This past Wednesday night was such fun: Dinner with the Beach Night group plus two other couples whom we enjoy so much. Moi was asked to make the cake for the birthday boy (could I refuse? wouldn't think of it!). Each time this group gets together it warms my heart. Love and laughter abound; food and wine are shared. It never fails to make me feel grateful for such good friends.
Well now, this particular cake was not without its structural challenges. And a bit un-photogenic to boot. Three layers of chocolate cake with dulce de leche and whipped cream between each layer, plus more dulce de leche on top and then the whole thing enrobed in whipped cream and topped with shavings of bittersweet chocolate. It really was prettier than it looks here.
The first thing I did was to put the bottom layer round side down. I didn't see what I'd done until I'd slathered the first layer of dulce de leche on it. So on I went, adding the whipped cream, the second layer, flat side down (big mistake), more dulce, more whipped cream, ending with the top layer of cake round side down, creating a flat top. Unfortunately it also created bowed sides and made the whole thing a bit unstable. Oh well, a good frosting of whipped cream over the entire cake hid numerous imperfections. The main thing was that 'L' liked his birthday cake, as did everyone else. And as you all know, that is THE thing to which I aspire.
There was lots of talk about my blog around the table. Some didn't know about it, others sang my praises. I found myself getting a bit self-conscious, which surprised me because I write this stuff, send it out into the blogosphere where anyone can read it and really don't give it that much thought. But when my friends talk about it and ask me questions, I get "oh gosh and golly, it's really not much" about it. ('A', I love it that you love my blog and my writing. You can tell whomever you want, whenever you want. I'll just buck up!)
Are you ready for the recipe? Thought you might be.
Three-Layer Bittersweet Chocolate Cake with Dulce de Leche and Whipped Cream Frosting
The day before making the cake, place 2 un-opened cans of sweetened condensed milk in a pan deep enough to cover the cans with water. Bring to a boil then reduce the heat to maintain a simmer for 4 hours. Place a lid loosely over the pan to reduce evaporation. Add boiling water if the level falls below the tops of the cans. Remove pan from the heat and allow cans to cool in the water completely. Wipe clean and store in the fridge.
WARNING: this is not the Carnation or Borden Officially Sanctioned Method of preparing dulce de leche. Because, I suppose, occasionally a can can and will explode. I've never known it to happen, but then I've never had a pressure cooker explode either although I've heard that on occasion they do. Officially, you can go to the store and buy this stuff already prepared but I will tell you that it just ain't the same. Still, I would be remiss if I did not warn you of the inherent danger of boiling sealed cans of sweetened milk. Be careful, and keep the water at a simmer.
For the cake batter: Butter the insides of three 8-inch cake pans. Cut a round of parchment paper to fit inside of each pan. Butter parchment paper. Set aside. Pre-heat oven to 325.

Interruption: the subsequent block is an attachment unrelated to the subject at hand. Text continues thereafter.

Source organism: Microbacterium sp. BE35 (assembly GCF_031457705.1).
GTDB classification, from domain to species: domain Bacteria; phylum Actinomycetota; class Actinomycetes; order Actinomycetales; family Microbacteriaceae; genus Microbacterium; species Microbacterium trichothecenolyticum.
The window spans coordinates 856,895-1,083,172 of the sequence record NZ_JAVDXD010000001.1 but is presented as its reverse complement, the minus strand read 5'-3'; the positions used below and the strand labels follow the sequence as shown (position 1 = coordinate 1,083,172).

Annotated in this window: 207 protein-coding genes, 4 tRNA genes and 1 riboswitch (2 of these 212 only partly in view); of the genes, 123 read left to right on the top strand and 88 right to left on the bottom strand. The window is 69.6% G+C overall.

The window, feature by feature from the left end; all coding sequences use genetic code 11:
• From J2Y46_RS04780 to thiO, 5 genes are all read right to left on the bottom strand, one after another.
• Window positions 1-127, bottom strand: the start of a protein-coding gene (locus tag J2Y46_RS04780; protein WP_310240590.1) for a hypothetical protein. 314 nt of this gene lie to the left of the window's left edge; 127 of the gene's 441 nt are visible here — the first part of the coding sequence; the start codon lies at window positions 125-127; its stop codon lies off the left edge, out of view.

In the top of a double boiler, over simmering water, melt 6 ounces of coarsely chopped bittersweet chocolate, such as Scharfen Berger. Set aside.
With a whisk, blend - 3/4 cup all purpose unbleached flour 3/4 cup cake flour 1/2 teaspoon each, baking soda, baking powder, kosher salt
In the bowl of an electric mixer, beat together until blended - 6 tablespoons unsalted butter, room temperature 1 1/2 cups dark brown sugar 1 teaspoon vanilla
Beat in the melted chocolate until thoroughly mixed. Add 2 large eggs, one at a time, blending well after each addition.
Mix in 1/2 of the flour mixture followed by 3/4 cup buttermilk followed by the rest of the flour mixture, mixing until the flour is fully incorporated.
Pour equally into the three pans and bake for 25 minutes, or until cake tester comes out clean. Cool pans on racks for 10 minutes, remove cakes from pans, place on racks and cool completely.
Whip 1 pint of whipping cream, adding 2 tablespoons of light corn syrup and a bit of sugar to the sweetness you desire. Add 1 teaspoon vanilla and whip until stiff peaks form.
Assembly: Lay strips of aluminum foil around the edges of the plate you want to serve your cake on. Place the first layer, flat side down and spread a generous amount of dulce de leche over the top and out to the edge. Top this with a generous layer of whipped cream. Place the second layer, round side down, on top of the first and repeat with the two fillings. Lastly, with the third layer flat side down and using a sharp serrated knife, gently slice the rounded top from the layer, creating a flat top surface. Spread dulce (you may have to open a second can) on the top just to the edges. Frost the entire cake with the remainder of the whipped cream. Or you can just frost the sides and pipe the whipped cream onto the top with a large rosette tip, leaving some of the dulce exposed. Using some of that great bittersweet chocolate, either microplane shavings or use a vegetable peeler to place curls of chocolate on top.
Lastly, as you proudly transport your beautiful creation to the table where your guests await with breathless anticipation, take a moment to look down to be sure that you've removed the foil strips from the edges of the bottom layer.